onsdag, september 13, 2006


The phrase “to cut one’s teeth” disgusts me. I am disgusted now. Yet, the use of the phrase interests me. I love phrases. I love words. Like Hamlet says when he’s feigning madness (Is he feigning, hmmm?), “Words! Words! Words!” I love the bending of language and intermingling of languages, the way the Germans embrace mongrel children such as Das Computer while the French kick e-mail to the curb in favor of courriel…which comes, surprisingly, from the Québécois, the French language's step-child.

I love the way Danish floats softly with rhythm and poetry from the mouths of women but swells for the bursting in the mouths of men. The words emerge guttural and ill fated, as if a Danish man will, at any moment, vomit his entire esophagus, a hard rubber fist, perhaps a full-grown crow still sopped with the jelly of its birth.

Or maybe it’s simply because the cutting of teeth reminds me of the opening chapter of Pynchon’s V in which Pig Bodine—wasn’t it Pig Bodine?—has teeth he’s filed to points. Or because I love Clem Snide’s song “Loneliness Finds Her Own Way,” one of the only Snide songs I think really has its act together. It includes the line “I’m cutting my teeth on her shoulder and cracking my knuckles while holding her hand.”

Gross, but good.

The Tongue With Which I’m Trying To Speak

Prior to nearly all trips (and dental visits), no matter how dearly I look forward to them (This does not apply to dental visits), I cut my tongue on my teeth…and that’s a literal cutting. At night I feel the cuts coming.

I’m off in my half-dream state, the place in which I’m willing, sort of, whatever visions and conversations. This is the place in which I’ll do things that weeks later I’ll realize never happened.

The birthday card has not been sent. The laundry remains undone. No one spoke cruel words to me. I haven’t bought those black jeans, dammit. And you, my dear friend who I see so rarely, did not in fact call and tell me how your new job is going, but it’s going well, thank god, because I imagined you telling me so and I was so close to sleep that it must have been true. It was a thing I stole from your head the moment you could not resist sleep and I could not find it.

Time is too slow or too fast in this state. It never matches the state of the waking. It’s like waking time in retrospect, the way one realizes that it is almost 2007. Everything before has been woven into a single scarf characterized only occasionally by a bit of uneven stitching. Winter will come, nonetheless. Winter will go. A friend’s child that was once a child is grown. Some friends are no longer friends. One has been alive many years. One has many years to go.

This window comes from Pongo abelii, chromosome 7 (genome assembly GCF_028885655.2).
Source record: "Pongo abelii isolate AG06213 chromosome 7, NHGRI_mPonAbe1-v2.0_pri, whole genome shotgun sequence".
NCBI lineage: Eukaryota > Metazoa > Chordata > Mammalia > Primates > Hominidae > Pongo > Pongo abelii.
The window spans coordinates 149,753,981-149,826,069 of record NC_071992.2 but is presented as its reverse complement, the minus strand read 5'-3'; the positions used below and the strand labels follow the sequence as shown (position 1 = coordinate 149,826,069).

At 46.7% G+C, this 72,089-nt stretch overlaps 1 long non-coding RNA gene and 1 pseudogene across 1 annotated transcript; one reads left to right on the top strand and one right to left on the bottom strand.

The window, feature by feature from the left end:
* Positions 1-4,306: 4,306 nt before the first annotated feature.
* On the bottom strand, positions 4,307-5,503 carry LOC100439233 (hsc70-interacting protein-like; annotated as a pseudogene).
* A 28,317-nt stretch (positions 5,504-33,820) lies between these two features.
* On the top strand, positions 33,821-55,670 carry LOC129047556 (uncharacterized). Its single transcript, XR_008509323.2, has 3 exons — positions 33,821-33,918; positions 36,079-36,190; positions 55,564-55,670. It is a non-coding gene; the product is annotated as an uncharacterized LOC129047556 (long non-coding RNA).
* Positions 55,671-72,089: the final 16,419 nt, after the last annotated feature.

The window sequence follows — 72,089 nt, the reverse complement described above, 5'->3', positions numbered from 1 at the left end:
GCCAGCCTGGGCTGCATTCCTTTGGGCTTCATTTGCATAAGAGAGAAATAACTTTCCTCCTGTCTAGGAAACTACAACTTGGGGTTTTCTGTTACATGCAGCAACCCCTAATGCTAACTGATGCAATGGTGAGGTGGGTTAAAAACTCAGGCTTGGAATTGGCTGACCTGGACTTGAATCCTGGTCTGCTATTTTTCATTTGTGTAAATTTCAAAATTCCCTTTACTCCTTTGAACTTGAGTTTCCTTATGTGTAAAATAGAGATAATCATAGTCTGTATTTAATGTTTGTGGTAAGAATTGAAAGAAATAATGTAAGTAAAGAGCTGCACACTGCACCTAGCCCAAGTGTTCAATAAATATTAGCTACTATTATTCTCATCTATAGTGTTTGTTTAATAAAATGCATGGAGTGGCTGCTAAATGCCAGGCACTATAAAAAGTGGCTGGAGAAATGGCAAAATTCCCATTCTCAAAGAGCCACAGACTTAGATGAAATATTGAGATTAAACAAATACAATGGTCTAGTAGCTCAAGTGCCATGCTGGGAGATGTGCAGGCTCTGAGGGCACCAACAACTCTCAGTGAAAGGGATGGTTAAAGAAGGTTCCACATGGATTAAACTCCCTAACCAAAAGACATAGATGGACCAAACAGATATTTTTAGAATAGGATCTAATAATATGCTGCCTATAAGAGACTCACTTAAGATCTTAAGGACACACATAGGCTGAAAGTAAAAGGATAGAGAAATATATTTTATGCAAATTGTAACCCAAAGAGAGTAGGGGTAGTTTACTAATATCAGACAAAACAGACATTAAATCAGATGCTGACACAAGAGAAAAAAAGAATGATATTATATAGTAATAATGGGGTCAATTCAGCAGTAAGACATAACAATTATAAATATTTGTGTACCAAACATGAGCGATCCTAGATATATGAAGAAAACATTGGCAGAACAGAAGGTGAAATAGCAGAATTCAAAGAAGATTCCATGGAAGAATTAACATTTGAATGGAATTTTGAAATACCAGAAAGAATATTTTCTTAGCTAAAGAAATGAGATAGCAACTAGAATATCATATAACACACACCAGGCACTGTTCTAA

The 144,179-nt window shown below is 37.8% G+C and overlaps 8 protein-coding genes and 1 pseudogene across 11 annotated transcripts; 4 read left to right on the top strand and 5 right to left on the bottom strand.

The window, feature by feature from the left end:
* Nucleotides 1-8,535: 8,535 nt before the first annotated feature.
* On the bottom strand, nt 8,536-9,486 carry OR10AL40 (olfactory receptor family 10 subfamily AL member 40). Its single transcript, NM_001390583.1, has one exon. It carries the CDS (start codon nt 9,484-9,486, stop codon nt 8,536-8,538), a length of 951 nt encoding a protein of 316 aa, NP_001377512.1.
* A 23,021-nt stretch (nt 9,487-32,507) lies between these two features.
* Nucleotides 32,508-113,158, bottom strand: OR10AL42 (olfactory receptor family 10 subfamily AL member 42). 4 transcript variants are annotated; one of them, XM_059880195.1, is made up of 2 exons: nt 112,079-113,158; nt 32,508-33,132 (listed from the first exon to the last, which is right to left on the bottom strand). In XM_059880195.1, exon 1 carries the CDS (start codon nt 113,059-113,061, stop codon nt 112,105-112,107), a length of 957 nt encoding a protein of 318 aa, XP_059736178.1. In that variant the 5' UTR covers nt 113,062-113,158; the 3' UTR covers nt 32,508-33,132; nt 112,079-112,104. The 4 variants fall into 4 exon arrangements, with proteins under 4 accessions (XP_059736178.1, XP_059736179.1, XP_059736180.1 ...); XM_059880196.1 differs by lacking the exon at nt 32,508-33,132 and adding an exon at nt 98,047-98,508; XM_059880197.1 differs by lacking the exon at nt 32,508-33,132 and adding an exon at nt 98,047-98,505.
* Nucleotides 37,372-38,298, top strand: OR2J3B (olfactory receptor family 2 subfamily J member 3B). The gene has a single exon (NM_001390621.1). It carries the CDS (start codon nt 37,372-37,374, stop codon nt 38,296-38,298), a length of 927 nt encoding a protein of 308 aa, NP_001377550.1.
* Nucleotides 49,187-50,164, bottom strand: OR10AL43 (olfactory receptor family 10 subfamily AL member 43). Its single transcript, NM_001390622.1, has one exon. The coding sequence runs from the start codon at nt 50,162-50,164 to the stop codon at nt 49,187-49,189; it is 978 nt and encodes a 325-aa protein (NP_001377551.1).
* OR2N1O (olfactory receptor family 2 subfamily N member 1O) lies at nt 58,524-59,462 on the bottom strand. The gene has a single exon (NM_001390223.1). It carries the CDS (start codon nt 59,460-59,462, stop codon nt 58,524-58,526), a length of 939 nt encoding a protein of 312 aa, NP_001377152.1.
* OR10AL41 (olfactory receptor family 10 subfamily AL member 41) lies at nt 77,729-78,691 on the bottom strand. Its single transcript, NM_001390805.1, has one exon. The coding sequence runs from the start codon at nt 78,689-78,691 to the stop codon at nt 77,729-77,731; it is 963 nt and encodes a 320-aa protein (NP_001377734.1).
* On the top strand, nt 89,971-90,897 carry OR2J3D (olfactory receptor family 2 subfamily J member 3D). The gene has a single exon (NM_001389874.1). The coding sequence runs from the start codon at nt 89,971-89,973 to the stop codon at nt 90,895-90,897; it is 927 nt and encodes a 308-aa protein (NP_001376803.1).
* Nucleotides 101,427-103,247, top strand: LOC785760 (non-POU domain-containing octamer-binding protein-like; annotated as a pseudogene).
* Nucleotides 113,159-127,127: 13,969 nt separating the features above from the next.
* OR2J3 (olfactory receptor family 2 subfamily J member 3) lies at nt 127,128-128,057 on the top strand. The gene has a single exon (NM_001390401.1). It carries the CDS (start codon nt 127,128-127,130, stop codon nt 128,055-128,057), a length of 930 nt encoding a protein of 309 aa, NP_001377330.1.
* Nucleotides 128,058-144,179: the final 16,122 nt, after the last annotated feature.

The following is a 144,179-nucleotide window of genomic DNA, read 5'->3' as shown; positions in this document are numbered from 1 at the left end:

(Heather: We must, when I arrive in Vegas, have the Old Letters party, for you and I have, habitually, written but not sent so many letters. And we’ve a decent number of sent ones in the well. Who the hell have we been? Good souls, yes, but I agree: I don’t remember me, just as you do not remember you. We are ex-patriots of our own lives.)

In these half-awake hours I catch myself pressing my tongue firmly against my teeth, biting my tongue, curling it atop these damn vampiric eyeteeth.

The cuts, when they form, match the points of my lower front teeth exactly, eyetooth to eyetooth. They fit together like a little raw puzzle in the shape of a smile.


Today I leave for the future: Japan. Two weeks. Tokyo, then Yokohama, then Tokyo once more.

Déjà vu ain’t so bad.

The point of my tongue is tender but the cut I know is there is not there, at least not yet. I’ve concentrated at night on pressing my tongue against my lower lip. I reign in my lip. I sit up, close my eyes even though it is dark, and speak Japanese to the darkness. I let the words work on my jaw, let them roll about my head. I puzzle out the r which is like a d, or the d that’s like an r. The f which sounds like a Southern Baptist preacher inverting the wh in what. The f which sounds like an f.

I cannot eat seafood. I’m afraid of dying in many ways. But for better or worse, the word vegetarian, like homosexuality, is a word nearly all languages have adopted whole-parcel from the English (which has drawn upon the Latin and Greek), as if the concepts themselves were just as foreign. Everywhere.

I’m riding the subway. I’m crossing with the crowd outside Shibuya Station. I’m 12 hours ahead of my siblings in Minnesota, six hours ahead of Mama and Papa (pronounced in my mouth Muh-MAH and Puh-PAH) in Sweden. I’m winding back into an electric neighborhood believing I really do know where my hotel is even lost in a night conjured by another language and an entirely different way of life.

The earth is spinning at 927 mph beneath my feet. My heart is alive. My brain burns hot thoughts against its cage, my eyes against my new surroundings. All these people with whom someone is destined to fall in love.

My eyes are bluer and wider by the moment. My mouth shrinks. I will not sleep. I’m losing weight.

I’m gone.
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